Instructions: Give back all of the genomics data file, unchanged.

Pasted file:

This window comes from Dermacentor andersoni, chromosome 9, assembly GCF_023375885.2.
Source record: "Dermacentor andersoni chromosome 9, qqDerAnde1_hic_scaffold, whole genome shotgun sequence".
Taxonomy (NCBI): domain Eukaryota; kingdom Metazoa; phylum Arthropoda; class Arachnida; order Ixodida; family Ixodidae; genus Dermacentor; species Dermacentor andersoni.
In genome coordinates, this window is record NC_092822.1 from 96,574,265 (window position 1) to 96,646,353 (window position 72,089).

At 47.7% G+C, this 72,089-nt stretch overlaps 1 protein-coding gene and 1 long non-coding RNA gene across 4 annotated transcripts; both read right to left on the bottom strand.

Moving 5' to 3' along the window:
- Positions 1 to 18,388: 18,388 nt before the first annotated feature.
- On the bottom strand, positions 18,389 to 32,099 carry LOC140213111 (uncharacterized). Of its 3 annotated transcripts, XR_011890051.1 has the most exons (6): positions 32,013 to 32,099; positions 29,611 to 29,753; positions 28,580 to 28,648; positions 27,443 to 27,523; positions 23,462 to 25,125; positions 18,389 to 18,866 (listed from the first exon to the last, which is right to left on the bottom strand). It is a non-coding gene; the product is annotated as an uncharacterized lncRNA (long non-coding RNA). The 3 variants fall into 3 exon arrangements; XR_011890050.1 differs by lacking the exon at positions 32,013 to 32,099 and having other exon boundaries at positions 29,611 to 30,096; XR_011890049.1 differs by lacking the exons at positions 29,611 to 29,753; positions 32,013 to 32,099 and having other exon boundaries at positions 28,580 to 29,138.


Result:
This window comes from Dermacentor andersoni, chromosome 9, assembly GCF_023375885.2.
Source record: "Dermacentor andersoni chromosome 9, qqDerAnde1_hic_scaffold, whole genome shotgun sequence".
Taxonomy (NCBI): domain Eukaryota; kingdom Metazoa; phylum Arthropoda; class Arachnida; order Ixodida; family Ixodidae; genus Dermacentor; species Dermacentor andersoni.
In genome coordinates, this window is record NC_092822.1 from 96,574,265 (window position 1) to 96,646,353 (window position 72,089).

At 47.7% G+C, this 72,089-nt stretch overlaps 1 protein-coding gene and 1 long non-coding RNA gene across 4 annotated transcripts; both read right to left on the bottom strand.

Moving 5' to 3' along the window:
- Positions 1 to 18,388: 18,388 nt before the first annotated feature.
- On the bottom strand, positions 18,389 to 32,099 carry LOC140213111 (uncharacterized). Of its 3 annotated transcripts, XR_011890051.1 has the most exons (6): positions 32,013 to 32,099; positions 29,611 to 29,753; positions 28,580 to 28,648; positions 27,443 to 27,523; positions 23,462 to 25,125; positions 18,389 to 18,866 (listed from the first exon to the last, which is right to left on the bottom strand). It is a non-coding gene; the product is annotated as an uncharacterized lncRNA (long non-coding RNA). The 3 variants fall into 3 exon arrangements; XR_011890050.1 differs by lacking the exon at positions 32,013 to 32,099 and having other exon boundaries at positions 29,611 to 30,096; XR_011890049.1 differs by lacking the exons at positions 29,611 to 29,753; positions 32,013 to 32,099 and having other exon boundaries at positions 28,580 to 29,138.